Carolina Hemp Company Offers ‘Naturally Better’ Products

Smokys Reserve

By Gina Malone

When legislation passed in North Carolina in 2016 allowing farmers to begin growing hemp the next year, Brian Bullman, Randall Snyder and Patton Cardwell were poised and ready. Bullman had established Carolina Hemp Company (CHC) in 2014 as a distribution company and Snyder and Cardwell joined him as co-owners within the next two years. “We made an alliance, a partnership, with Kingdom of the Happy Land Farm and Asheville Botanicals to create a brand: Kingdom Harvest,” Bullman says.

CHC’s newly opened location in West Asheville contains the administrative offices of CHC as the sales and marketing arm of the collaboration and a retail store staffed by a helpful and knowledgeable team ready to share the benefits of CHC’s products. “The neat thing about it is that everyone, every single person that’s involved with what we’re doing came to us in an organic, unsolicited way,” Snyder says. Staff currently numbers 15 employees, all of whom came to the company self-taught and with a passion for hemp products and the benefits from using them.

“We have plans to grow our business thoughtfully and this is the second evolution of us moving from our Woodfin location, which will reopen soon as a micro- location,” Bullman says. CHC received its first sales order through the new location five minutes after the first box was dropped on the floor during the move, a “good omen,” says Bullman, who grew up in Asheville and has a fondness for the West Asheville area.

The owners see the location at the rapidly evolving Beacham’s Curve as a perfect spot—centrally located from downtown, West Asheville and the River Arts District. “It’s not just a retail store or a retail business and distribution here,” Bullman says. “It’s not a static sales environment. It’s a community space.” Plans down the road include hosting micro-events such as pop-up kitchens and art classes for painting on hemp.

The three owners bill Kingdom Harvest as Asheville’s first organically grown, whole-spectrum hemp extract. “Most of what’s on the market is produced in a pharmaceutical tradition,” says Snyder, “so it gets denatured in the process. What we produce is wholly natural. If Mother Nature were packaging a product, she’d package it like we do.” As such it is rich in phytonutrients and phytocannabinoids. People are curious, Snyder says, about the presence of THC in the product. It is found in the Kingdom Harvest products, he says, because it is there naturally. “Mother Nature put it there. Why would you take it out? It happens to be in a very low concentration though. That makes it legal under the hemp legislation.”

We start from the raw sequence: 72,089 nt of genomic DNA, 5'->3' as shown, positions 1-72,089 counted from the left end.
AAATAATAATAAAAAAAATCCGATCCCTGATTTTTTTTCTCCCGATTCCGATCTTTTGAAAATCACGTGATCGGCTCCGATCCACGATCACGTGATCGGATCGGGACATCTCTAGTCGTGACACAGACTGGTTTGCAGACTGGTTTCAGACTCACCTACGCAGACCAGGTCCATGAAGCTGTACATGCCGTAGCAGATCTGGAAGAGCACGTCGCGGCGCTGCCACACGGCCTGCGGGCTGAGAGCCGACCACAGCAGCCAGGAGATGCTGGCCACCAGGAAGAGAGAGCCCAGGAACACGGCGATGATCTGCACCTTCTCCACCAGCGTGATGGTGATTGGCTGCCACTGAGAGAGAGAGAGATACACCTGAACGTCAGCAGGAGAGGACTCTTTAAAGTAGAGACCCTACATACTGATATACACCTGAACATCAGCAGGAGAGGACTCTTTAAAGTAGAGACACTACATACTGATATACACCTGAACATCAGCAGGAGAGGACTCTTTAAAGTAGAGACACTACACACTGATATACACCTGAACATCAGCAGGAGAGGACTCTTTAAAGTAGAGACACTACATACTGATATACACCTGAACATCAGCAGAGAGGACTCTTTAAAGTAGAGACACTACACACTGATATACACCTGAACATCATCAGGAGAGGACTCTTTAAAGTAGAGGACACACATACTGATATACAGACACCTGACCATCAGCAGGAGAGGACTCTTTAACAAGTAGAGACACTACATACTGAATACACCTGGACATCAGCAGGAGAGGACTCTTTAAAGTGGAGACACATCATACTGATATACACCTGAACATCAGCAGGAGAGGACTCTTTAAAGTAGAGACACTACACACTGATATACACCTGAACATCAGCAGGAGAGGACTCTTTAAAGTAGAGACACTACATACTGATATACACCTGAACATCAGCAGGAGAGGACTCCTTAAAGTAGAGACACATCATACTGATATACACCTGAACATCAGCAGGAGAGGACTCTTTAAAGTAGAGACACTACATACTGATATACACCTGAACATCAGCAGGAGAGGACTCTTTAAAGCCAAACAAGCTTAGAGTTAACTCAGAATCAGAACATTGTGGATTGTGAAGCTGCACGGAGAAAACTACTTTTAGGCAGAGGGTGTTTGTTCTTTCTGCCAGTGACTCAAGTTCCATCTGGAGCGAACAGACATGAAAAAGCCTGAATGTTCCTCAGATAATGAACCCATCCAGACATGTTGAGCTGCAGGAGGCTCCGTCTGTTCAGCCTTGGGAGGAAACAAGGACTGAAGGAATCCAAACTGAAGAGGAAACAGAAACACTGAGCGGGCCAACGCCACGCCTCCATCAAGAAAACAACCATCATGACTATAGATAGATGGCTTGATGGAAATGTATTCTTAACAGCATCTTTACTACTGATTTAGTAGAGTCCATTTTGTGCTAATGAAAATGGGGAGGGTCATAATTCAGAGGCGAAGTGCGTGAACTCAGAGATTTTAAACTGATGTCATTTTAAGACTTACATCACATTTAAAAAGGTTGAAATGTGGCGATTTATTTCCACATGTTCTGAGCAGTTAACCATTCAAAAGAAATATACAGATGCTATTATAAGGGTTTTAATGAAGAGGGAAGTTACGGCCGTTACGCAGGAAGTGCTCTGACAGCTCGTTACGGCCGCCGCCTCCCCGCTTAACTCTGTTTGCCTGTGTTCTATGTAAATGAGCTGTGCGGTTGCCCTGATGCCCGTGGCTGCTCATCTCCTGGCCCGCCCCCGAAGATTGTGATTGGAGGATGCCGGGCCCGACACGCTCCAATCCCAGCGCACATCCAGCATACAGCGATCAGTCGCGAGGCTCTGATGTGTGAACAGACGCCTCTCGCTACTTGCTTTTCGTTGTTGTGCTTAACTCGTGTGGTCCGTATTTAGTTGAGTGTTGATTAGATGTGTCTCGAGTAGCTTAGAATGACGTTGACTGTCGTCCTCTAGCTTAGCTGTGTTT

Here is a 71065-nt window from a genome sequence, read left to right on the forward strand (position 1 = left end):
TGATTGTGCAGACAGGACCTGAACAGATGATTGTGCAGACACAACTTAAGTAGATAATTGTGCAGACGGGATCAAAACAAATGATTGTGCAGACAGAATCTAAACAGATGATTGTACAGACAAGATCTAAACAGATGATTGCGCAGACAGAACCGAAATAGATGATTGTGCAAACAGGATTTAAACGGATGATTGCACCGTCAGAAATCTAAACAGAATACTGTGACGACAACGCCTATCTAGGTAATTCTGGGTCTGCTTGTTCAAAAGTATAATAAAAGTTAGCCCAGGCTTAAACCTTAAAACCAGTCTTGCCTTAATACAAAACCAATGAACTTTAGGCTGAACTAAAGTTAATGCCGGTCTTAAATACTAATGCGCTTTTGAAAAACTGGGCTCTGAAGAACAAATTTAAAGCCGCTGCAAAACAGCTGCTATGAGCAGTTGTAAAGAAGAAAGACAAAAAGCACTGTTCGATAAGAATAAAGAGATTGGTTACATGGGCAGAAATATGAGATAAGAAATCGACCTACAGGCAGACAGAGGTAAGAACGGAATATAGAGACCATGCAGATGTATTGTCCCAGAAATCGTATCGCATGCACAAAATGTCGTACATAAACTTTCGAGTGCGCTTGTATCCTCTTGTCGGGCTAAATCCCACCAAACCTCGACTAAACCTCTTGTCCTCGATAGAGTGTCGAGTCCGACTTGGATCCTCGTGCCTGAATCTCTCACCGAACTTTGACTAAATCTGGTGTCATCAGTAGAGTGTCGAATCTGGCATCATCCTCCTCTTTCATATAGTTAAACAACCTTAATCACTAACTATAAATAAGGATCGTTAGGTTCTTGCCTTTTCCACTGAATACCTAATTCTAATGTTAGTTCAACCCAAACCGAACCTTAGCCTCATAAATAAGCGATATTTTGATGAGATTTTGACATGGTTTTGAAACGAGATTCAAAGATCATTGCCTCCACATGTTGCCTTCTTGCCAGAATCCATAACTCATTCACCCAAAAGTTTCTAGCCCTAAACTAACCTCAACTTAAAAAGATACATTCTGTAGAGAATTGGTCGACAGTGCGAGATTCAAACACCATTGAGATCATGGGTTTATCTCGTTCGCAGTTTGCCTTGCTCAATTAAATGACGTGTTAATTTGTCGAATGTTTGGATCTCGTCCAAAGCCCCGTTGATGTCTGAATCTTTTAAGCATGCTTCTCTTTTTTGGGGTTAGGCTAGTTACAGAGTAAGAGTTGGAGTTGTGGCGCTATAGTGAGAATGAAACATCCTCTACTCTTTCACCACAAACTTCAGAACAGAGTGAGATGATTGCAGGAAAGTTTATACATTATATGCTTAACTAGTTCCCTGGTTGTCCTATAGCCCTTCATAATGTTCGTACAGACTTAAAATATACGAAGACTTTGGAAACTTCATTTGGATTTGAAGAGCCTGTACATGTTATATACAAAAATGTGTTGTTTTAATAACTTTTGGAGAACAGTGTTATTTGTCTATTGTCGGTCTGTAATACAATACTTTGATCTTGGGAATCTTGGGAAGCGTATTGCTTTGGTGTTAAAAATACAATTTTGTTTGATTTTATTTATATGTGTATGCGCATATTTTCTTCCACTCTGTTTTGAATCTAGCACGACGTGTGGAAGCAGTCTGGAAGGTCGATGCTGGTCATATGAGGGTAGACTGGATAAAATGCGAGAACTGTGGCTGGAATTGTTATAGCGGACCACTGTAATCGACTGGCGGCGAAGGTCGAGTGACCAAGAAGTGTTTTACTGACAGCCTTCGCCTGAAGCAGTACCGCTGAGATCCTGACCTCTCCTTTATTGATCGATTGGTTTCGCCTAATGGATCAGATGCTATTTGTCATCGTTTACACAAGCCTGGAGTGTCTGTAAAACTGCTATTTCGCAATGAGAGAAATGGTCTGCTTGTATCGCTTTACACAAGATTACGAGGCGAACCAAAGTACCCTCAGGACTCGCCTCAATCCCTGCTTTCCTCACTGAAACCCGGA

Hemp is a “unifying plant,” Cardwell says. “It is the one thing that everyone agrees on right now in the world and that’s no small point: the importance of this plant and its ability to cross barriers, to bring balance to people’s understanding and to bring people together.”

What the team at CHC attempts to do is to alleviate fears about hemp—what they call “our partner plant”—that began with laws prohibiting marijuana. Both hemp and marijuana are derived from varieties of the cannabis plant, but hemp is rich in cannabidiol, or CBD, with low amounts of the THC found in marijuana. “We have to overcome the stigmatization associated with this plant,” Snyder says. He often points out to those interested in learning more that in 2015 there were already nearly 21,000 research documents published on cannabinoids and cannabidiol, their benefits and uses. “There’s plenty yet to be discovered, but there’s already quite a bit that has been discovered,” Bullman adds.

“There’s such a long historical precedent for the use of, the safety of, and the effectiveness of extracts throughout human history,” says Cardwell. “That’s what pre-dates the modern drug and pharmaceutical allocation.” Those seeking the product range from 20-year-olds to those in their 80s, for reasons including anxiety, sleeplessness and inflammatory conditions such as rheumatoid arthritis.

“We get the most consistent feedback on how friendly our staff is, but also that we put education first,” says Cardwell. “We want to educate people so that they can make their own informed decisions on what’s best for them. It’s not a pressure sale. It’s education. It’s consultation.”Along with their passion and enthusiasm for their own business, Bullman, Snyder and Cardwell see the potential future advantages for the hemp industry as a whole in NC. “North Carolina is really at the center of the magnifying glass in the hemp industry,” Cardwell says. “Everyone around the country is focused on NC due to the fact that we have the textile and the tobacco industry history.” In a recent Hemp Yeah! meeting at THE BLOCK off biltmore, he noted that Blake Butler, executive director of the N.C. Industrial Hemp Association, pointed out that while tobacco turned out to be a vice, hemp could turn out to be a virtue. And, adds Snyder, CHC could very well become the “standard bearer” for hemp throughout the country.

Find Carolina Hemp Company at 290 Haywood Road, Suite 002, in West Asheville. To learn more, visit or call 828.GET.HEMP. Hours for the West Asheville retail store are Monday through Friday, 9 a.m. to 7 p.m., and Saturday, 10 a.m. to 6 p.m. Hemp Yeah! meetings are held the first Wednesday of each month at 6:30 p.m. at THE BLOCK off biltmore.

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